Life with Darrell - Those Dog Days

There is something about a person who searches for artifacts relentlessly. Some may say its a chemical imbalance. I like to think it's a subconscious awareness of appreciation for countryside beauty. Like a workaholic, I've formulated different ideas and techniques into a self-awareness that works for me. Once I'm out in the field, I'm in my element, constantly scanning the ground for evidence of the prehistoric people who once inhabited the area.

Darrell, my buddy who I hunt with, soon noticed this dogged persistence and started to say that I was like a bloodhound in that I could smell the artifacts. It was a phrase I would be hearing on many occasions throughout our joint searching experiences.

Many days Darrell and I would go out searching for a new field; greener pastures. We would often look at every field we passed, and try to determine if we would find anything. We looked in many fields just because one of us would have that 'feeling' one gets. The 'feeling' is hard to describe, although it is analogous to the feeling that poker players get when they stay in a hand when most would fold. I am sure most others who look for artifacts come to recognize this feeling.

The feeling has helped me to find many fine relics, and over time, it has become so tuned into my subconscious that a few times I've bent down, picked up a point, and put it into my pocket, all the while thinking about something totally irrelevant to searching. In fact, some of my better finds have come about this way. Come to think about it, so do some of my better ideas. One day while searching a field outside of Allenton Missouri, I stopped, turned around partially, bent over and moved away a large weed leaf. There underneath the leaf was the tip of a very nice whole point sticking out of the dirt. Whatever possessed me to stop and look right there, I still do not know, but out of hundreds of bizarre finds, that one stands out.

Darrell and I would often stop and search a field just so we would know where the relics weren't. We would search a field methodically until satisfied that there was nothing to find. We would give it a good search, but quick. I felt that I would rather pass up one or two points than to spend our time more productively in a field where I could find many more than that. Sometimes, after the methodical search of a test field, we would search it in a random manner on our way out. It was at times like this where you let your subconscious take over. If there were just a few points in a large field, it was then that I normally found them. Many times, it would seem that I walked a straight line to the relic.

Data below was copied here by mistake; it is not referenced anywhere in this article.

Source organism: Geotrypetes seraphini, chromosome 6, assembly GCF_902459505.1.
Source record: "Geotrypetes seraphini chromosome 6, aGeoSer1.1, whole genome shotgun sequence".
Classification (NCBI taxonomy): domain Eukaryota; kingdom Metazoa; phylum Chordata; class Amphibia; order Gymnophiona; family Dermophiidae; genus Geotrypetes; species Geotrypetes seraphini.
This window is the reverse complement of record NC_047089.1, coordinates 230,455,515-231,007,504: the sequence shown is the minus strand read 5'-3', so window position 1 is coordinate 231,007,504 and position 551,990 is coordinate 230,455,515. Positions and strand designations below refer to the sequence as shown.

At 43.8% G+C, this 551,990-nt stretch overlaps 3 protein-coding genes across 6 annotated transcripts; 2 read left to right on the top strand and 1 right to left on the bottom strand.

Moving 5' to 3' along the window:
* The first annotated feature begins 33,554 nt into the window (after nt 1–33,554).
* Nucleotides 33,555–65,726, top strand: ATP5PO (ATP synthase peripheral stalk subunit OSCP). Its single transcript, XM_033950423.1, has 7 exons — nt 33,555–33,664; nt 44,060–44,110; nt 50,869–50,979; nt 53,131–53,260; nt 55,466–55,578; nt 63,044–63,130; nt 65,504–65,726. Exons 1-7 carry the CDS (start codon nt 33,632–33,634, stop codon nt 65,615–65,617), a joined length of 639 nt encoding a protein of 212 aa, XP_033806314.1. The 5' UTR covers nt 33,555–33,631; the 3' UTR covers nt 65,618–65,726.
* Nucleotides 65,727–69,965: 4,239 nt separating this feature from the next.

As soon as entering a new test field, if the prospects were slim, we would only search it in a random fashion. Many times as soon as we entered a field, I would find the only relic to be found; quite often within a few minutes of entering. Then we would both search, not finding anything else, and leave.

It has happened going into fields, coming out, walking along side of Darrell, or in the back of him. Sometimes we would be talking, and I'd quickly stop the conversation in mid-sentence, thrust my arm out pointing, and shout, 'look there.' Darrell would shake his head in wonder. Before we even got to the field, I would spot a relic either in front of us, or way off to the side.

Strange as it may seem, I often get the most out of a hunt after having a good nights sleep and dreaming of finding a nice relic. I would dream of finding a real nice banner stone or a large point, like a big dovetail. Upon waking, I would think hard about the dream, and think if I had recognized anything in the dream, such as landmarks. I would always try to go out searching the day after having those dreams, and believe it or not those are the days that I would find the real good ones. It may not of been what I had dreamed about, but it would surely do. Many folks would say that it was just that I had been thinking hard about relics in the time before I went to sleep. That may be true because I do site research during the evenings in preparing for the next day out in the field. What ever it may be caused from, hard research or the 'feeling,' I found them. I like to think it was because the research was paying off, but when I practically walk right to a point out in a huge field and then nothing else is found, I start to wonder.

Maybe I am part bloodhound. Could it be that after years of sensitizing myself for relics that maybe I could smell them as if I was a dog? Could be. I think I may mosey over to the watering hole, and boy, does my back itch. Arf, arf, arf.

By Jeff Anderson
January 11, 1994
© 1994 Jeff Anderson
Monday, October 06 1997